Have you climbed, skied other 8,000-meter peaks?
Andrzej Bargiel: Yes I did. The Hic Sunt Leones project started in 2013 with the Shishapangma Ski Challenge. Then Manaslu and Broad Peak expeditions followed in the next years. I summited and made ski descents from all of those summits. Actually I was the first person in the world to ski down from Broad Peak.
What were three important things in your gear kit?
Andrzej Bargiel: My skis for sure. They were specially designed. My friend Sebastian Litner made a graphic on all five pairs of skis that I took with me to Pakistan. The ones I chose for the descent had initials of my parents and three brothers and seven sisters. I was sure that they will give me strength during the ski descent from K2.
The second thing were my shoes. I use French, Pierre Gignoux homemade shoes. I’m really happy with them.
I used also neoprene overboots and electric heaters.
And the last thing is special suit which is always specially designed by Pajak for my expeditions. It is not that big and warm as the Himalayan suits and works perfectly for me.
What gear/tech helped you pull off the descent? A telescope, radios, drones?
Andrzej Bargiel: We were using radios, which is crucial for safety reasons and made it possible to discuss with the rest of the team weather conditions, current weather forecasts, and simply stay in touch.
The second thing was the GPS tracker which sent my current location and on special website people could follow my summit push and progress with the descent.
We also had telescope which helped the team in the Base Camp in navigating me in terms of avoiding crevasses, etc. And, of course, a drone, which accompanied me in the descent.
Tell us about your team for this mission. How did their support help you?
Andrzej Bargiel: My team was divided into two groups. There was the core expedition team that beside me comprised four members from Poland. There was Janusz Go??b, my climbing partner and a very experienced mountaineer who was accompanying me in the upper parts in fixing ropes. Also on the team was my brother Bartek, our drone operator, Piotr Pawlus, cinematographer, Marek Ogie?, photographer, and a team of four experienced HAPS.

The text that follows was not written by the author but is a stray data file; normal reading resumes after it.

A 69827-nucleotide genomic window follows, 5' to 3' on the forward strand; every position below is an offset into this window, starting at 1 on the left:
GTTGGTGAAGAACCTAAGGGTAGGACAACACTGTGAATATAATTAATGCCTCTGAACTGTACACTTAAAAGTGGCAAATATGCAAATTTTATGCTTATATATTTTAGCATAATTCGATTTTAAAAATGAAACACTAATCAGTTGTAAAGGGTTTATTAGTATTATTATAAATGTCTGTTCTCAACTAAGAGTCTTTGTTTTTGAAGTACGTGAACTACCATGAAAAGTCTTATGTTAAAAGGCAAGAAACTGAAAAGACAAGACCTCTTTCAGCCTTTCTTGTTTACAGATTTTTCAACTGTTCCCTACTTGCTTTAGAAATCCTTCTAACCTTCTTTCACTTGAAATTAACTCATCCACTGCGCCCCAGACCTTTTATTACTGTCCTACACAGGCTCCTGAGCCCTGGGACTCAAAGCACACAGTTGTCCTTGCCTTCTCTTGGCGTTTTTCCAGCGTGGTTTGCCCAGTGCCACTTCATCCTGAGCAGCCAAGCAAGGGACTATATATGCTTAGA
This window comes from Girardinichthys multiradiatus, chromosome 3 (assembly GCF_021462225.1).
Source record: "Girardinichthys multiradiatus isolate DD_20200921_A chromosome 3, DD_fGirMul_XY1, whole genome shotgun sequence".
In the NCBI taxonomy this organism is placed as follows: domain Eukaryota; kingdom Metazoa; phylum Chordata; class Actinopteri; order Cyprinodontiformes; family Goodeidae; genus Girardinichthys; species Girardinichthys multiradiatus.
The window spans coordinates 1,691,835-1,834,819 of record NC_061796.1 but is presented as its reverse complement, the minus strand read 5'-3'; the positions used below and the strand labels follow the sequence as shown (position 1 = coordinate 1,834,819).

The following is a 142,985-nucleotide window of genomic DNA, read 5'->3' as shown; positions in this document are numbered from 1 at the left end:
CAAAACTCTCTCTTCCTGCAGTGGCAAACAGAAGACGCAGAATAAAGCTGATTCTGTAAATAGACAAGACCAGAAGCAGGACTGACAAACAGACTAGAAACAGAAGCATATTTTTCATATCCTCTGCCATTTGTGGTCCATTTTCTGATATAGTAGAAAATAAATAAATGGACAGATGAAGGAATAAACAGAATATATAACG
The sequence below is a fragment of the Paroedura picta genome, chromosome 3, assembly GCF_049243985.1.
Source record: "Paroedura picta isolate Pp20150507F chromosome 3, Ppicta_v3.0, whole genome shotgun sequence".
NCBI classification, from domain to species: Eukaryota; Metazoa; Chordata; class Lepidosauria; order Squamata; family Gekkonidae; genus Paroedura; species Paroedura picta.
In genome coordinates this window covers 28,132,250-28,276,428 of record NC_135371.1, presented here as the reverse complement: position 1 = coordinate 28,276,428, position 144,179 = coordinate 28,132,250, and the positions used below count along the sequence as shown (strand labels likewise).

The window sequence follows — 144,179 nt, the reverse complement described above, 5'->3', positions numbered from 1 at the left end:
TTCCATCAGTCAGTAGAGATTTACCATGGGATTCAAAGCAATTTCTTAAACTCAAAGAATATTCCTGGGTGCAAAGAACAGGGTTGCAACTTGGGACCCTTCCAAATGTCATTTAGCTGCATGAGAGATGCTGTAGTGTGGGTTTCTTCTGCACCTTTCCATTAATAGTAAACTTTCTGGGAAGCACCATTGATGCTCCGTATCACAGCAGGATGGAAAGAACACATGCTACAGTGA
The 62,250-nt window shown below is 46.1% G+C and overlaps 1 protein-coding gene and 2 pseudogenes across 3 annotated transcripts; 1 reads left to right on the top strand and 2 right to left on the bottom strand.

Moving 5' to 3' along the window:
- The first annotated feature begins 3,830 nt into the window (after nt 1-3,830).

Because the team was small, all the members were engaged in different activities. During the descent Marek, Piotrek, and Bartek were giving me updates, checking on weather with different people in Poland, and navigating me through telescope in the lower parts of the mountain. Micha? Pyka in Poland was providing weather forecasts, which was very helpful. Those forecasts helped us in choosing the best moment for summit push and descent.
And there were people organising the whole expedition in Poland, staying in touch with media, partners, and sponsors, and helping us from there in all possible matters. Not to mention my trainer Piotr Sadowski and Robert Szymczak, who prepared first aid kits for the expedition.
Tell us about your brother Bartek. Do you climb/ski together a lot?
Andrzej Bargiel: Yes, we do, as much as it is possible. I was attracting him to sports. He was living with me and was attending sport school. I was also supporting him as athlete as he was taking part in ski mountaineering competitions. Then he started filming and operating drones. It is really great that he can accompany me in my expeditions and has a really big input in that.
What will you do next?
Andrzej Bargiel: Right now I’m not thinking about it. I need to rest and spend some time with my family and friends. The winter is coming so there will be plenty of opportunities to travel and search for the best possible conditions for training. We will be definitely making films from those trips.
And once I set myself new goal, I probably won’t announce it until the very last moment. The thing is I need time, space, and concentration on trainings.